Boris Berezovsky 'found with ligature around his neck'

Boris Berezovsky Boris Berezovsky had lived in Britain since 2000

Related Stories

An inquest into the death of Russian tycoon Boris Berezovsky has heard he was found lying on his bathroom floor with a "ligature around his neck".

Mr Berezovsky, 67, was discovered at his Berkshire home on Saturday.

A post-mortem examination found his death was consistent with hanging, but further tests are being carried out and are likely to take several weeks.

The inquest, which has been adjourned, comes after relatives of his second wife described him as "extraordinary".

Speaking at the opening of the inquest at Windsor Coroner's Court, Detective Inspector Mark Bissell, of Thames Valley Police, said Mr Berezovsky was found lying on his bathroom floor with a "ligature around his neck and a piece of similar material on the shower rail above him".

The inquest was opened and adjourned by Berkshire Coroner Peter Bedford.

Start Quote

He has taught me to never stop fighting for what one believes in”

End Quote Anastasia Berezovsky Daughter

Janine Prunty, the coroner's officer, confirmed Mr Berezovsky's daughter, Elizaveta Berezovskaya, formally identified the body.

And police confirmed the ambulance crew found the Russian oligarch's body on the floor at his home in Ascot, Berkshire.

The BBC's world affairs correspondent Richard Galpin said the police search of Mr Berezovsky's house will continue for a few days more and other tests are under way.

Following her father's death, Mr Berezovsky's daughter Anastasia, 19, said: "My father was not the typical parent, nothing about him was ordinary... he has taught me many things about this world.

"He has taught me to never stop fighting for what one believes in no matter what the costs may be."

Anastasia and her brother Artem are Mr Berezovsky's children with his second wife Galina Besharova.

She added: "There aren't enough words in any language that can somehow express everything that he was and everything he will continue to be. The only word that comes close is extraordinary."

'No struggle'

Early reports suggested Mr Berezovsky's body was found by an employee, who called an ambulance at 15:18 GMT on Saturday. He had not been seen since around 22:30 GMT the previous evening.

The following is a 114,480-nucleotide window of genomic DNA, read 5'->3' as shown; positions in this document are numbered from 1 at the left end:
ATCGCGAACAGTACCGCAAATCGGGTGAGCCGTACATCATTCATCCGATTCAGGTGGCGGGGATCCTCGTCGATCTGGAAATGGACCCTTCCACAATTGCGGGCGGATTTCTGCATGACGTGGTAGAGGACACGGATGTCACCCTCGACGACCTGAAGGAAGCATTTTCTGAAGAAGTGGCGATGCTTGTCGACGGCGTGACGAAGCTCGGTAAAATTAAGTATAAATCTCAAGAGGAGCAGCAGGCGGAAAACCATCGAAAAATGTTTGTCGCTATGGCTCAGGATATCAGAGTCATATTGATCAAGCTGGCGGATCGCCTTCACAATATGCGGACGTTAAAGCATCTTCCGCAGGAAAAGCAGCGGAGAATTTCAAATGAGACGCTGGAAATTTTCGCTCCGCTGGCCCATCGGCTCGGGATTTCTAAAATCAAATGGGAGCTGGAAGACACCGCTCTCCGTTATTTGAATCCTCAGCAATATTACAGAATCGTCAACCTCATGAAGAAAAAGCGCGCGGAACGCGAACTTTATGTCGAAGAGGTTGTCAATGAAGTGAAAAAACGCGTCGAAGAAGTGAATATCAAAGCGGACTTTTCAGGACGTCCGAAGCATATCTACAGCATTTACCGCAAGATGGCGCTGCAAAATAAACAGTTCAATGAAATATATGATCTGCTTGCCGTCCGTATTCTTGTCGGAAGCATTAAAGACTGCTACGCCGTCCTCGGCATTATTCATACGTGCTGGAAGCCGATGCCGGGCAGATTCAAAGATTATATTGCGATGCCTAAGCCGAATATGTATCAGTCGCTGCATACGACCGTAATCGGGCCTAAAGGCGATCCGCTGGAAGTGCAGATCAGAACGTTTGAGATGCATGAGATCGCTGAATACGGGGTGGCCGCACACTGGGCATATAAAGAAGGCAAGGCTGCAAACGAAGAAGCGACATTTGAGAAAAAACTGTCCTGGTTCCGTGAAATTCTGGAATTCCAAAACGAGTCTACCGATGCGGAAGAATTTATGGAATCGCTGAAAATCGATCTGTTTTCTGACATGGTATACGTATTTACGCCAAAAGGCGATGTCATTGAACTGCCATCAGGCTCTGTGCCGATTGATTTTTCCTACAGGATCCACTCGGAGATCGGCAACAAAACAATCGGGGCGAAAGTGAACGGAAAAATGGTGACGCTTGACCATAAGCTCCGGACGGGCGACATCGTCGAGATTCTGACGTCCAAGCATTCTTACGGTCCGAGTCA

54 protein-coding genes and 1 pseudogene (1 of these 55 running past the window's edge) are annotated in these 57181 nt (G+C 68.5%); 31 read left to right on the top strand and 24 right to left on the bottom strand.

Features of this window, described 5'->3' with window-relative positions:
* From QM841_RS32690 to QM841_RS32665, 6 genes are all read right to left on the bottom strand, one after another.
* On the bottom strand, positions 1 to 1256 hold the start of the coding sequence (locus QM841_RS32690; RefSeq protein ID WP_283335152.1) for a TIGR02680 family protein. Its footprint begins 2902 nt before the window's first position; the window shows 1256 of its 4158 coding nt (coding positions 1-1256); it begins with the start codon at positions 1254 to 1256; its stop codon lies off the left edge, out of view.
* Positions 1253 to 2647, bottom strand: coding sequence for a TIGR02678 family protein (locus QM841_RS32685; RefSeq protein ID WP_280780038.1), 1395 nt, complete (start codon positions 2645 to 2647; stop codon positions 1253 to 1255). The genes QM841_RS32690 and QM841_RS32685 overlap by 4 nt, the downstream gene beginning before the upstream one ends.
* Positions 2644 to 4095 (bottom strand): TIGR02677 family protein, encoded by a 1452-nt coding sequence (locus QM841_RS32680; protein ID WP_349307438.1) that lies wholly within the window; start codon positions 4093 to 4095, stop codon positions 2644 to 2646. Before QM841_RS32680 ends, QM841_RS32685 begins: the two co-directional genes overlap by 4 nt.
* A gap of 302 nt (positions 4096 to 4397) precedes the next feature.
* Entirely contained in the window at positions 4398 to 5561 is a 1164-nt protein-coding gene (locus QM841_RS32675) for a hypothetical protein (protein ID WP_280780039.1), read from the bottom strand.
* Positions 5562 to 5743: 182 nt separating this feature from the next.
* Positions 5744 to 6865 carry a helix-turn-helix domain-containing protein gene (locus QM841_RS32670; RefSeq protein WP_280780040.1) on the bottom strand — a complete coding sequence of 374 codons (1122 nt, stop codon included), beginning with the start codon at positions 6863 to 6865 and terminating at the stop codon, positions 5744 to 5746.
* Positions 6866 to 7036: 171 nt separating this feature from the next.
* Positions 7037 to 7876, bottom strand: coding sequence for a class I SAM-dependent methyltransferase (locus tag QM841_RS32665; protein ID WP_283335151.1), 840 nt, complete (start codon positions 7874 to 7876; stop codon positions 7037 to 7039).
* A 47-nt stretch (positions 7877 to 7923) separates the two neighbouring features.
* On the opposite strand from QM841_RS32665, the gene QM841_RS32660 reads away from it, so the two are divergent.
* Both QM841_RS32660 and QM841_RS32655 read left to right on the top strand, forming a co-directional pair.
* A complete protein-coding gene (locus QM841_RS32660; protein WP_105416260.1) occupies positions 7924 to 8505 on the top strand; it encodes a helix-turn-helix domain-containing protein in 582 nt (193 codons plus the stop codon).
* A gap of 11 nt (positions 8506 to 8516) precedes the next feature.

Police have said the post-mortem examination found nothing to indicate a violent struggle.

They had earlier said there was no evidence so far that a "third party" was involved.

It will be several weeks before the results of further tests, including toxicology and histology examinations, are known.

Our correspondent says some friends of Mr Berezovsky had said he was depressed after the failure of his legal battle in London with fellow Russian oligarch and Chelsea Football Club owner Roman Abramovich.

But others have insisted he was not a man who would have taken his own life, our correspondent adds.

Mr Berezovsky, an outspoken critic of the Russian President Vladimir Putin, amassed a fortune in the 1990s following the privatisation of state assets after the collapse of Soviet communism.

He survived numerous assassination attempts, including a bomb that decapitated his chauffeur.

Mr Berezovsky had been living in the UK since 2000. He was granted political asylum in 2003 on the grounds that his life would be in danger in Russia.

More on This Story

Related Stories

More UK stories


Features & Analysis

  • Dana Lone HillDana Lone Hill

    The Native American names that break Facebook rules

  • Painting from Rothschild collectionDark arts Watch

    The 50-year fight to recover paintings looted by the Nazis

  • Mukesh SinghNo remorse

    Delhi bus rapist says victim shouldn't have fought back

  • Signposts showing the US and UK flagsAn ocean apart

    How British misunderstanding of the US is growing

Elsewhere on the BBC

  • StudentsBull market

    Employers are snapping up students with this desirable degree


  • 3D model of Christ the Redeemer statueClick Watch

    Using drones to 3D map the famous Brazilian landmark Christ the Redeemer

Try our new site and tell us what you think. Learn more
Take me there

Copyright © 2015 BBC. The BBC is not responsible for the content of external sites. Read more.

This page is best viewed in an up-to-date web browser with style sheets (CSS) enabled. While you will be able to view the content of this page in your current browser, you will not be able to get the full visual experience. Please consider upgrading your browser software or enabling style sheets (CSS) if you are able to do so.